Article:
March 28, 2023

California Gov. Gavin Newsom recently announced the state will begin making its own insulin to help lower the cost of the diabetes medication. WSJ explains how insulin got so expensive in the U.S. and explores whether a policy initiative like California’s could succeed in driving down costs.

Nothing epitomizes market failures more than the cost of insulin in july california governor gavin newsom announced a first in the nation plan for the golden state to make its own insulin california is now taking matters into our own hands the state is getting into the insulin business because of high prices in 2020 the average out-of-pocket spending by medicare

Part d enrollees was 54 per insulin prescription that comes to an average annual cost of dollars these high prices have made the us a global outlier today americans pay about eight times more for their insulin than the rest of the developed world insulin has really been one of the poster child examples of drug prices run amok all of the entities in these supply

Chains are for-profit companies and so they are looking out for their shareholders none of them has a fiduciary responsibility to patients so why is insulin so expensive in the u.s and could california’s plan to curb insulin costs actually work discovered just over a hundred years ago in 1921 insulin is a life-saving drug essential for the survival of about 7.4

Million diabetic americans or roughly 2 percent of the u.s population before insulin diabetes especially type 1 diabetes was often fatal and lifespans were much shorter part of the reason insulin is so expensive is due to the nature of the insulin market which is controlled by three insulin manufacturers together these companies produce almost 100 of the insulin

Supply in the u.s a representative from novo nordisk wrote in an email we know that not one single solution will work for everyone and continue to develop programs to ensure people with diabetes can get the insulin medication they need in a separate statement a representative from eli lilly wrote in an email lily is deeply committed to insulin affordability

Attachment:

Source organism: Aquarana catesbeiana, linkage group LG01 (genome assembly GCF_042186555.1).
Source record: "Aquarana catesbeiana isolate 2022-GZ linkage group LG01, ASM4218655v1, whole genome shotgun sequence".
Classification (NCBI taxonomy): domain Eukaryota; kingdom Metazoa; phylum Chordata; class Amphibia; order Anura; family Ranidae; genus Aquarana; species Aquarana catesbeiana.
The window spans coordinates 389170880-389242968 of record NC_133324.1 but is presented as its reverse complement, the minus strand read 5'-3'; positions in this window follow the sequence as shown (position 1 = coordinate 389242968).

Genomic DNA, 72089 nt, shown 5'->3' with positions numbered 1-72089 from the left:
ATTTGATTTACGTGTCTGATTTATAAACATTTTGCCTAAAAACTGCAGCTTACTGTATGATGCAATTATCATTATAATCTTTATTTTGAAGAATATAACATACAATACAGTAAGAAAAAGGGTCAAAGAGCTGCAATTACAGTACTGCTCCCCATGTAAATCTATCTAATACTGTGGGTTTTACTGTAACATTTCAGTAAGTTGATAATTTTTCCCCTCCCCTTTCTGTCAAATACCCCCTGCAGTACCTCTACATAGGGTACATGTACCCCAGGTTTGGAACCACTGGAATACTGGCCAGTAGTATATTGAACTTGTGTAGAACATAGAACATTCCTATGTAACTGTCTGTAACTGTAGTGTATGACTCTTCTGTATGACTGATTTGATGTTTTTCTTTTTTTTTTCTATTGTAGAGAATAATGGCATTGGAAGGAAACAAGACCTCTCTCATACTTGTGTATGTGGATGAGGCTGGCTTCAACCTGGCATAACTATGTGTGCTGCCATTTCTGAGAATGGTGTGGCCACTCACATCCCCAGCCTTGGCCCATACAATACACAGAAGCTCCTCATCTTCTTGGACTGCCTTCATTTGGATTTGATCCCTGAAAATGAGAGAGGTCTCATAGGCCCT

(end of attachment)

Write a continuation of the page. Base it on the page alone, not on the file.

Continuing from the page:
And has long advocated for holistic sustainable policy solutions such as passing through rebates directly to people who use insulin and limiting out-of-pocket costs that can significantly help people who use insulin insulin is complex to manufacture and the regulatory pathway for low-cost versions of biologic drugs in the u.s is less well established and so you

Don’t see a lot of strong competition a 2021 senate investigation also identified middlemen called pharmacy benefit managers or pbms for contributing to the increases the insulin supply chain involves numerous players in a complicated web of relationships within this system pbms are the third-party intermediaries that negotiate prices between drug manufacturers

Insurance companies and pharmacies list price for a drug is the sticker price that is set by the manufacturer sort of like an automobile would have a manufacturer’s suggested retail price but like automotives the list price isn’t what most people end up paying for that professor karen van nuys is an assistant professor at usc who recently published a study about

Insulin affordability after the list price is set manufacturers pay a whole bunch of discounts and rebates and coupons and fees back to people in the in the distribution system and then the manufacturer what the manufacturer ends up taking from that is the list price minus all of those discounts and rebates and fees and that’s known as the net price in 2019

The average net price for diabetes medications produced by the drug maker sanofi was 62 but the average list price was 361 a spokesperson from sanofi wrote in an email despite rhetoric about insulin prices the net price of insulin has fallen for seven consecutive years pbms have demanded rebates for pharmaceutical products for nearly two decades and they are an